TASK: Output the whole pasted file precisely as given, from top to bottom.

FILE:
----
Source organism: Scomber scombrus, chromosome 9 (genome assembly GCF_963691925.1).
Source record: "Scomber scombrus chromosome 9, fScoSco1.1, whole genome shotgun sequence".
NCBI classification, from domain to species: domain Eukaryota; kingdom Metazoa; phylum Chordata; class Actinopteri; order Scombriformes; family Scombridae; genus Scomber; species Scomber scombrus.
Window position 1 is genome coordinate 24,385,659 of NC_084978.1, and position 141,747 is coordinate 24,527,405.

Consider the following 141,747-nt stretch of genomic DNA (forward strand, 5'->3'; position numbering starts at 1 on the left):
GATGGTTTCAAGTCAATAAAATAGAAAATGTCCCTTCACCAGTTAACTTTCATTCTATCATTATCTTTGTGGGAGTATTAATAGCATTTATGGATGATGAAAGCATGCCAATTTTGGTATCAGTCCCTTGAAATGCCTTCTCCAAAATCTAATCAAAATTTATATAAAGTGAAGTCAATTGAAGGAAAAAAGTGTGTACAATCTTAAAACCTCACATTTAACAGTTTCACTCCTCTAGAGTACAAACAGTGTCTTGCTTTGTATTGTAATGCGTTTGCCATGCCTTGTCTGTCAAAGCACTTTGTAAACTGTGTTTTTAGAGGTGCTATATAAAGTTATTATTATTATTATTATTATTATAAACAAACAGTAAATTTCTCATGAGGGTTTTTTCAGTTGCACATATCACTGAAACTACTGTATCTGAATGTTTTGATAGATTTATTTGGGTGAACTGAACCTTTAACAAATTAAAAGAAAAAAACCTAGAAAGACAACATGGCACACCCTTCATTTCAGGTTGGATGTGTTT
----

Source organism: Scomber scombrus, chromosome 9 (genome assembly GCF_963691925.1).
Source record: "Scomber scombrus chromosome 9, fScoSco1.1, whole genome shotgun sequence".
NCBI classification, from domain to species: domain Eukaryota; kingdom Metazoa; phylum Chordata; class Actinopteri; order Scombriformes; family Scombridae; genus Scomber; species Scomber scombrus.
Window position 1 is genome coordinate 24,385,659 of NC_084978.1, and position 141,747 is coordinate 24,527,405.

Consider the following 141,747-nt stretch of genomic DNA (forward strand, 5'->3'; position numbering starts at 1 on the left):
GATGGTTTCAAGTCAATAAAATAGAAAATGTCCCTTCACCAGTTAACTTTCATTCTATCATTATCTTTGTGGGAGTATTAATAGCATTTATGGATGATGAAAGCATGCCAATTTTGGTATCAGTCCCTTGAAATGCCTTCTCCAAAATCTAATCAAAATTTATATAAAGTGAAGTCAATTGAAGGAAAAAAGTGTGTACAATCTTAAAACCTCACATTTAACAGTTTCACTCCTCTAGAGTACAAACAGTGTCTTGCTTTGTATTGTAATGCGTTTGCCATGCCTTGTCTGTCAAAGCACTTTGTAAACTGTGTTTTTAGAGGTGCTATATAAAGTTATTATTATTATTATTATTATTATAAACAAACAGTAAATTTCTCATGAGGGTTTTTTCAGTTGCACATATCACTGAAACTACTGTATCTGAATGTTTTGATAGATTTATTTGGGTGAACTGAACCTTTAACAAATTAAAAGAAAAAAACCTAGAAAGACAACATGGCACACCCTTCATTTCAGGTTGGATGTGTTT